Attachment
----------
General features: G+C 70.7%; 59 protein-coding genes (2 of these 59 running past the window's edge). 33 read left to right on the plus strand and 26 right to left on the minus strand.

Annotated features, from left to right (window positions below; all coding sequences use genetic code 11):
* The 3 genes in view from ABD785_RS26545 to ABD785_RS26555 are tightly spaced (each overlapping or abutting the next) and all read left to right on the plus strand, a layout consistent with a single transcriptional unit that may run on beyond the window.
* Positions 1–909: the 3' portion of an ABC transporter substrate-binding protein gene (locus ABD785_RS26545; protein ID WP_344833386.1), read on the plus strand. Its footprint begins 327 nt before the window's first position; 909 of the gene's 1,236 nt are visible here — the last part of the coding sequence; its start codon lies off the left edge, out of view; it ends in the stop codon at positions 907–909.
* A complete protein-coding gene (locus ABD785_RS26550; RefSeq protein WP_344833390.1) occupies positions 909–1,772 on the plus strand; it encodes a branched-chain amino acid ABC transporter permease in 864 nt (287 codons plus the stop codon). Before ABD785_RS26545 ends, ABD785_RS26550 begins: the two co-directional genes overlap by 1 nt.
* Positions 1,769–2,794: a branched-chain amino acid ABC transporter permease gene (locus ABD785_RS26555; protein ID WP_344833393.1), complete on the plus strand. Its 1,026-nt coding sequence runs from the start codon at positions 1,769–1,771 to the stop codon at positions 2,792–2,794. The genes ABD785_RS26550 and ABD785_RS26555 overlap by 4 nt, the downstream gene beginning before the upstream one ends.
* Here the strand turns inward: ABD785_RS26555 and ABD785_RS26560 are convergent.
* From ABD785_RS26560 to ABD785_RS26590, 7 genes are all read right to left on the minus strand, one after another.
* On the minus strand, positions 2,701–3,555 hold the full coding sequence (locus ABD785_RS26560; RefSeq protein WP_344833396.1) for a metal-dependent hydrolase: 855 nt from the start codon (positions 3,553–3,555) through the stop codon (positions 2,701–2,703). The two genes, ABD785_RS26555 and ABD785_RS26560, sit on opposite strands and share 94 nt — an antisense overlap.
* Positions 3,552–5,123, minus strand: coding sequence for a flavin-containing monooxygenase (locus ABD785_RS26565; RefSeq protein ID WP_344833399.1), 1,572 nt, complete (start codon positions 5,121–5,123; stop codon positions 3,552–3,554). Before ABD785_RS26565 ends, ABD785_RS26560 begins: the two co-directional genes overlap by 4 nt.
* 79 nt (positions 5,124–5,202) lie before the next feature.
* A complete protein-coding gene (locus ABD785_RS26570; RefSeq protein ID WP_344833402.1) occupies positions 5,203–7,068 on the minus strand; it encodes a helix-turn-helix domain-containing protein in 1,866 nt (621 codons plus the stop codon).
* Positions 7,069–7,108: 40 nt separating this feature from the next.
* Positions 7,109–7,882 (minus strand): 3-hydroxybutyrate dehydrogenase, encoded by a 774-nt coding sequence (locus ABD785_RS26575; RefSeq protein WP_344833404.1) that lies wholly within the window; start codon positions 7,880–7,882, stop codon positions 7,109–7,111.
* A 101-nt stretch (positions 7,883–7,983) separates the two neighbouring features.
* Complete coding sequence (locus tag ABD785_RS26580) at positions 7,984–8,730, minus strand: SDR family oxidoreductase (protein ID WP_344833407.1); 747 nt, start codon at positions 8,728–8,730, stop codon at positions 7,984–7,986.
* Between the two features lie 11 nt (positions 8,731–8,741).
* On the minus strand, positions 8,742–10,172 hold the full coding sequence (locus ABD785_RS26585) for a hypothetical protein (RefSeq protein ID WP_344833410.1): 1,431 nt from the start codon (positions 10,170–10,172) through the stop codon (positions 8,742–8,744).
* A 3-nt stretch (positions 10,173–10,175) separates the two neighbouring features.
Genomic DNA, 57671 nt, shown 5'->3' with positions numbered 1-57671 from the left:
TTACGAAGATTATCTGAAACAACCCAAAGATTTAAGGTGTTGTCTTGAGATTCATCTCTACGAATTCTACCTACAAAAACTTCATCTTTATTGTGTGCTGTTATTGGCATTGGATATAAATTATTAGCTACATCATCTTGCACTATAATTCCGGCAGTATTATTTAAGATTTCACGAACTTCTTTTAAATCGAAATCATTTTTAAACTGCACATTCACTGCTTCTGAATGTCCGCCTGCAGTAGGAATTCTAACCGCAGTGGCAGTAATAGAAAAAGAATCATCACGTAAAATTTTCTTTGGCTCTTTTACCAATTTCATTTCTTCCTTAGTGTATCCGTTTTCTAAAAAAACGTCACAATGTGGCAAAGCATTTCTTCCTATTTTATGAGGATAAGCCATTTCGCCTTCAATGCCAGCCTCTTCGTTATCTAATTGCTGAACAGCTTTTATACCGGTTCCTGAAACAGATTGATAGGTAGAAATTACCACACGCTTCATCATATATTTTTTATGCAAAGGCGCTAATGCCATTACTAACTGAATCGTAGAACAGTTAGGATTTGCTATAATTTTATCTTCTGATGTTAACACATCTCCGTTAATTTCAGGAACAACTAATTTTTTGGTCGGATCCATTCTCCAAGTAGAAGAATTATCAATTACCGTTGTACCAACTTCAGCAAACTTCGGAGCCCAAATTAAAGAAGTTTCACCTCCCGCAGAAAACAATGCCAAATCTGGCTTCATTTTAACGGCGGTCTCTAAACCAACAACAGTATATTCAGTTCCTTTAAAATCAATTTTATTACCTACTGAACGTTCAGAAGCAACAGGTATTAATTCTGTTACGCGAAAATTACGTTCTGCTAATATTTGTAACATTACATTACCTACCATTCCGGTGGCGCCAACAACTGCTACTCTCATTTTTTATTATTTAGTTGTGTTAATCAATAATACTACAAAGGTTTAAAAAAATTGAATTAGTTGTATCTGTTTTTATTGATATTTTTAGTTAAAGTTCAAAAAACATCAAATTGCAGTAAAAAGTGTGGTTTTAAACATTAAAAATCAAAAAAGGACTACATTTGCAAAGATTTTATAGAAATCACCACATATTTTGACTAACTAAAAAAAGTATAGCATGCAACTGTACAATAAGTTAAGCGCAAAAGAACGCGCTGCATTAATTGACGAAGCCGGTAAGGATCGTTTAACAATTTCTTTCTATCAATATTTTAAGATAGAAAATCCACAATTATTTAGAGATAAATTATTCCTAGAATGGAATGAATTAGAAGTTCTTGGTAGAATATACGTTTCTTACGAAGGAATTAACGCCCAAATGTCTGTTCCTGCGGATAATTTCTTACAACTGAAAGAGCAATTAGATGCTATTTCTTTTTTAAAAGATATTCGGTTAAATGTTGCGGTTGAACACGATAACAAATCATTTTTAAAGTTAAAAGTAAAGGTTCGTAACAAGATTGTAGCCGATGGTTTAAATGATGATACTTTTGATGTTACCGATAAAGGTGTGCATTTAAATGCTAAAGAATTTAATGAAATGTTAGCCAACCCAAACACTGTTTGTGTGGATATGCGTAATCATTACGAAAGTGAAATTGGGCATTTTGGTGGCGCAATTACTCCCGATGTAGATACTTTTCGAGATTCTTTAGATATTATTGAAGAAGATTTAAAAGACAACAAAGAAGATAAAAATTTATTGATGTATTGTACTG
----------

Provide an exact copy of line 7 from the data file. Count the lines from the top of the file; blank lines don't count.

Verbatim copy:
* Here the strand turns inward: ABD785_RS26555 and ABD785_RS26560 are convergent.